[EXT] Re: Why is dhcpd not matching the MAC address as it should

Andrew Falanga (afalanga) afalanga at micron.com
Thu Jan 18 18:03:19 UTC 2018

> > class "controller" {
> >    # tried matching based on two different styles I've seen on the net
> >    #match if substring(hardware, 1, 3) = 00:a0:45;
> >    match if (binary-to-ascii(16, 8, ":", substring(hardware, 0, 4)) =
> > "1:00:a0:45");
> This won't match, the string "1" (that you've used) will not match the string
> "01" (what binary-to-ascii will generate). Also you are comparing FIVE bytes
> from the MAC address to FOUR bytes in the string. What you should do is
> simply compare the binary values :
> match if substring(hardware, 0, 3) = 1:00:a0:45; or match if
> substring(hardware, 1, 3) = 00:a0:45; (as you've shown as an alternative
> above)

I've done some further debugging and added some logging to dhcpd.c and 
recompiled my dhcpd binary.  Why is there no class types associated with
my packet?  This is from the dhcpd binary output after my additional log_debug
statements :

allocate_lease ENTRY
 pool 0x209de50, prohibit_list (nil), permit_list 0x209e040
 permitted ENTRY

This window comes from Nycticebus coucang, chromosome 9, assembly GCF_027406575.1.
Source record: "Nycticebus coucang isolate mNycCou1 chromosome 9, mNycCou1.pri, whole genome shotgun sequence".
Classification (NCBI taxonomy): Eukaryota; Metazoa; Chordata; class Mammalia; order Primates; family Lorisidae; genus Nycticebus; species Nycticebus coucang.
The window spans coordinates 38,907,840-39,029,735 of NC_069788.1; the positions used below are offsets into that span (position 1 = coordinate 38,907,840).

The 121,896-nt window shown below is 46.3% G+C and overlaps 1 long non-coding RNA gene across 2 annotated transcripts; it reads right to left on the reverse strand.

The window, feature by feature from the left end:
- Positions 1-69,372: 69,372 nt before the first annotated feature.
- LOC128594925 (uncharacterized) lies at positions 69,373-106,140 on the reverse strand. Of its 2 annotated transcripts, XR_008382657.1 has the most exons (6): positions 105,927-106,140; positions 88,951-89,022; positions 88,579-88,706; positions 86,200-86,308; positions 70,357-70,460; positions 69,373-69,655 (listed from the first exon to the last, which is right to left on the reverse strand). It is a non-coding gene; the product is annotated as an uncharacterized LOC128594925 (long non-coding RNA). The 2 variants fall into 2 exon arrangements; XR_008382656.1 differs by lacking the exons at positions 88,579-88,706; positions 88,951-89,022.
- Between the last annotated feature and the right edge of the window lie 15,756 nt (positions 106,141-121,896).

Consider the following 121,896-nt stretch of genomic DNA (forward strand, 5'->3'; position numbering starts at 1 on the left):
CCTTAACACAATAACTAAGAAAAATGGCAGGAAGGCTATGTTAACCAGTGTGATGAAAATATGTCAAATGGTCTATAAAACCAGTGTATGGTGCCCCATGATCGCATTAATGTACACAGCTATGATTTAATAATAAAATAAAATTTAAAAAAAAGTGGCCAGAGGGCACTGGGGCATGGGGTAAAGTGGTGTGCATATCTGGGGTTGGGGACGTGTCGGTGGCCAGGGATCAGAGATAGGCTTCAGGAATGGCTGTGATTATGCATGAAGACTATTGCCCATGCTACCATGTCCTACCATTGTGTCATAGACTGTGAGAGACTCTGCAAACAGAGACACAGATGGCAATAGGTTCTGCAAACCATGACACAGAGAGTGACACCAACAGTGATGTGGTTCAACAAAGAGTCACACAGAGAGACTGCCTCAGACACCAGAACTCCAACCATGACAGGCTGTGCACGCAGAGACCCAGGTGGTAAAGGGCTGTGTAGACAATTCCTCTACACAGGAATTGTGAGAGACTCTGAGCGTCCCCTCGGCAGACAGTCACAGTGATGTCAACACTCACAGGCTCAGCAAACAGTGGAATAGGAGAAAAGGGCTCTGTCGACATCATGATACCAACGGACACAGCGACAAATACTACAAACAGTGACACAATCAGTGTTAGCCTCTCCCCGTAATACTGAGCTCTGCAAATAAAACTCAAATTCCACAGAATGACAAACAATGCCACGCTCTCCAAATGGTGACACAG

packet 0x20aad70, permit_list 0x209e040
     checking permit_list 0x209e040
     permit_list type 6
     permit_class type, class count 0

To make this relevant, I'm using version 4.3.4 of dhcpd.  On line number 4784
of server/dhcp.c , is the function allocate_lease().  At the start of the for loop
are calls to permitted().  In permitted() is a case statement looking at the packet
type.  It matches the case for *permit_class* which is expected since the config
file defines 2 classes.  However, as the last line of the output shows, there are 0
classes associated with this packet.  Why would that be?  There are 2 classes
defined, why aren't they associated with the struct packet instance being evaluated
in this block of code?  I hope I'm not chasing down a rabbit hole but this does seem
to be the root issue.


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